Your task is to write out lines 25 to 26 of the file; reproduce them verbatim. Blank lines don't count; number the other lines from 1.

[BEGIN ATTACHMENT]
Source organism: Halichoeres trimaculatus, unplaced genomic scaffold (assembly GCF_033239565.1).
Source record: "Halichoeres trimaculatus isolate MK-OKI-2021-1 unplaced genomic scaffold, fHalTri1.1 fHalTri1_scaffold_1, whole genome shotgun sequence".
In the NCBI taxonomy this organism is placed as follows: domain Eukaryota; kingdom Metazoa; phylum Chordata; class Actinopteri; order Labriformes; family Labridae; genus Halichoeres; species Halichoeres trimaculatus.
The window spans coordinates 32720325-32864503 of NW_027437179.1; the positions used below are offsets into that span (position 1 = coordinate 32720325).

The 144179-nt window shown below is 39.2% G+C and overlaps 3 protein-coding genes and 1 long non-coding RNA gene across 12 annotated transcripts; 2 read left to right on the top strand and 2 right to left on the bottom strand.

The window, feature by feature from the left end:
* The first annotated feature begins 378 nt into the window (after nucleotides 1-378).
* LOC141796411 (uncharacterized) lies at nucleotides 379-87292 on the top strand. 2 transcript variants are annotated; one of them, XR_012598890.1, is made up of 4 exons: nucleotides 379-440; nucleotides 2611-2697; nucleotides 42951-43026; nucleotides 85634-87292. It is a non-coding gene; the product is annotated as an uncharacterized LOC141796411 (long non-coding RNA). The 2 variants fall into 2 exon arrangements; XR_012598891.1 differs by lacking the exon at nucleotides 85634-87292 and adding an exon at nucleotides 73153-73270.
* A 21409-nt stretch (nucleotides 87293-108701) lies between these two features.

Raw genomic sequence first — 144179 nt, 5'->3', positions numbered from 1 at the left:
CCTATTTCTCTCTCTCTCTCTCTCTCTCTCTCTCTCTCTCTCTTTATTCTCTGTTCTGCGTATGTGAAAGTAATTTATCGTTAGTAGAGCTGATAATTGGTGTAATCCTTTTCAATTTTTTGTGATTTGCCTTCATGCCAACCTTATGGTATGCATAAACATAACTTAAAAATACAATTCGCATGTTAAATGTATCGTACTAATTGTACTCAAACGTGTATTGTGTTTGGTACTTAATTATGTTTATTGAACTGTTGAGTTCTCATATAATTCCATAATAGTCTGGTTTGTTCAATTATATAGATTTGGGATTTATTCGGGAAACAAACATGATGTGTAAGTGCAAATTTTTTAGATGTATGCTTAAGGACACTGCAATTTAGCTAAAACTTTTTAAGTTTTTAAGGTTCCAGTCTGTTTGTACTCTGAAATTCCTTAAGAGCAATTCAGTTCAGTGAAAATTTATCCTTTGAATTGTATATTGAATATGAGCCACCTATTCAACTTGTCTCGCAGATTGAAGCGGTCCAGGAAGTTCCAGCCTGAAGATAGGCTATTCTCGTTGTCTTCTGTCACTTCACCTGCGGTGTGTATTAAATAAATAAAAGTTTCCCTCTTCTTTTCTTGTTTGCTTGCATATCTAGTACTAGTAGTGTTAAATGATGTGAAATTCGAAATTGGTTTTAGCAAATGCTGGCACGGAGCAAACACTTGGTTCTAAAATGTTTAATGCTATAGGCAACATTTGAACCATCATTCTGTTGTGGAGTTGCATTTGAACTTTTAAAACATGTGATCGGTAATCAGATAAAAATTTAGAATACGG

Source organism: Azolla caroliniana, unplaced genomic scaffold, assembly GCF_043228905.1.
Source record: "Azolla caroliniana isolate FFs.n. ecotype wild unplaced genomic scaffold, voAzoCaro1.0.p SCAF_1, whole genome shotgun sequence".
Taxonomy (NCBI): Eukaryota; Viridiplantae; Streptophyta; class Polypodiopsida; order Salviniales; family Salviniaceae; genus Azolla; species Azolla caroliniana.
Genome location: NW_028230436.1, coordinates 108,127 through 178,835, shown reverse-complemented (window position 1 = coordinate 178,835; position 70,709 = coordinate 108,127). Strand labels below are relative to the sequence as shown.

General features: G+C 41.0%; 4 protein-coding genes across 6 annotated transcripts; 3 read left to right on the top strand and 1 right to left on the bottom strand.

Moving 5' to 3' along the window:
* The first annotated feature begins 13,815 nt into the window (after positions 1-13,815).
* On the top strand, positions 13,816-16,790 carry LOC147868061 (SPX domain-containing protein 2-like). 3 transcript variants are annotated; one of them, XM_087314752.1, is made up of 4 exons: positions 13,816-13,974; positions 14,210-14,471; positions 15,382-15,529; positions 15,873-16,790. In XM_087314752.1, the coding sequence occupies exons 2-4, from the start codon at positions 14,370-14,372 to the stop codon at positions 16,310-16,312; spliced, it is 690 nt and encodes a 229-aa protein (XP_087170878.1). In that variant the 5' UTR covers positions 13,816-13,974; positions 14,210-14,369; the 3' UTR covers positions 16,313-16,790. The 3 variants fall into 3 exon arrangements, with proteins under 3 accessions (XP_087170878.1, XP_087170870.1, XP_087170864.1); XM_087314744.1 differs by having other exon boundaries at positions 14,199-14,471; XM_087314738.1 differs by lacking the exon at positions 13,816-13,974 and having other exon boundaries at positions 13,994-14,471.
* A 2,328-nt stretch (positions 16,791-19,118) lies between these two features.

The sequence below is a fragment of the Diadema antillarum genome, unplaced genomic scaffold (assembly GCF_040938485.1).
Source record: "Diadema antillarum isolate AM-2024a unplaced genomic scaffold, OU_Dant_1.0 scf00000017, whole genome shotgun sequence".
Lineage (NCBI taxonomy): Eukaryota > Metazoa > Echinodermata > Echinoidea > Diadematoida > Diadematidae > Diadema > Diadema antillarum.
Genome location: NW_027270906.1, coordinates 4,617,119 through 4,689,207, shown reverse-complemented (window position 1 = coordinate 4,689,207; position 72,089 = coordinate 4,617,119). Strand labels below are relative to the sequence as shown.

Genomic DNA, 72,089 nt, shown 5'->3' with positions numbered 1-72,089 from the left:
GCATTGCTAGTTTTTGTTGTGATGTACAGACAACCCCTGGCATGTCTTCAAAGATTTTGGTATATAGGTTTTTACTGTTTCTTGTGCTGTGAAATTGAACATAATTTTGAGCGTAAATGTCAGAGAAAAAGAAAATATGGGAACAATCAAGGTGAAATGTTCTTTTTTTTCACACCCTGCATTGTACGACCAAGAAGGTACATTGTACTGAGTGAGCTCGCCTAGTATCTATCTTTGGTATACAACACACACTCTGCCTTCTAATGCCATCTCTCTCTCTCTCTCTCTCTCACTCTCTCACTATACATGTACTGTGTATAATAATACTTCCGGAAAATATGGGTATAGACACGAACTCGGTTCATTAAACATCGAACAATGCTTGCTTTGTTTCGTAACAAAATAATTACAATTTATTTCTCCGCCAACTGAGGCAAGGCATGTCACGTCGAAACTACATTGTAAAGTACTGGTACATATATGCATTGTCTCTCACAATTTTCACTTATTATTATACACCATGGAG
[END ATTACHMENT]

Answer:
Genomic DNA, 72,089 nt, shown 5'->3' with positions numbered 1-72,089 from the left:
GCATTGCTAGTTTTTGTTGTGATGTACAGACAACCCCTGGCATGTCTTCAAAGATTTTGGTATATAGGTTTTTACTGTTTCTTGTGCTGTGAAATTGAACATAATTTTGAGCGTAAATGTCAGAGAAAAAGAAAATATGGGAACAATCAAGGTGAAATGTTCTTTTTTTTCACACCCTGCATTGTACGACCAAGAAGGTACATTGTACTGAGTGAGCTCGCCTAGTATCTATCTTTGGTATACAACACACACTCTGCCTTCTAATGCCATCTCTCTCTCTCTCTCTCTCTCACTCTCTCACTATACATGTACTGTGTATAATAATACTTCCGGAAAATATGGGTATAGACACGAACTCGGTTCATTAAACATCGAACAATGCTTGCTTTGTTTCGTAACAAAATAATTACAATTTATTTCTCCGCCAACTGAGGCAAGGCATGTCACGTCGAAACTACATTGTAAAGTACTGGTACATATATGCATTGTCTCTCACAATTTTCACTTATTATTATACACCATGGAG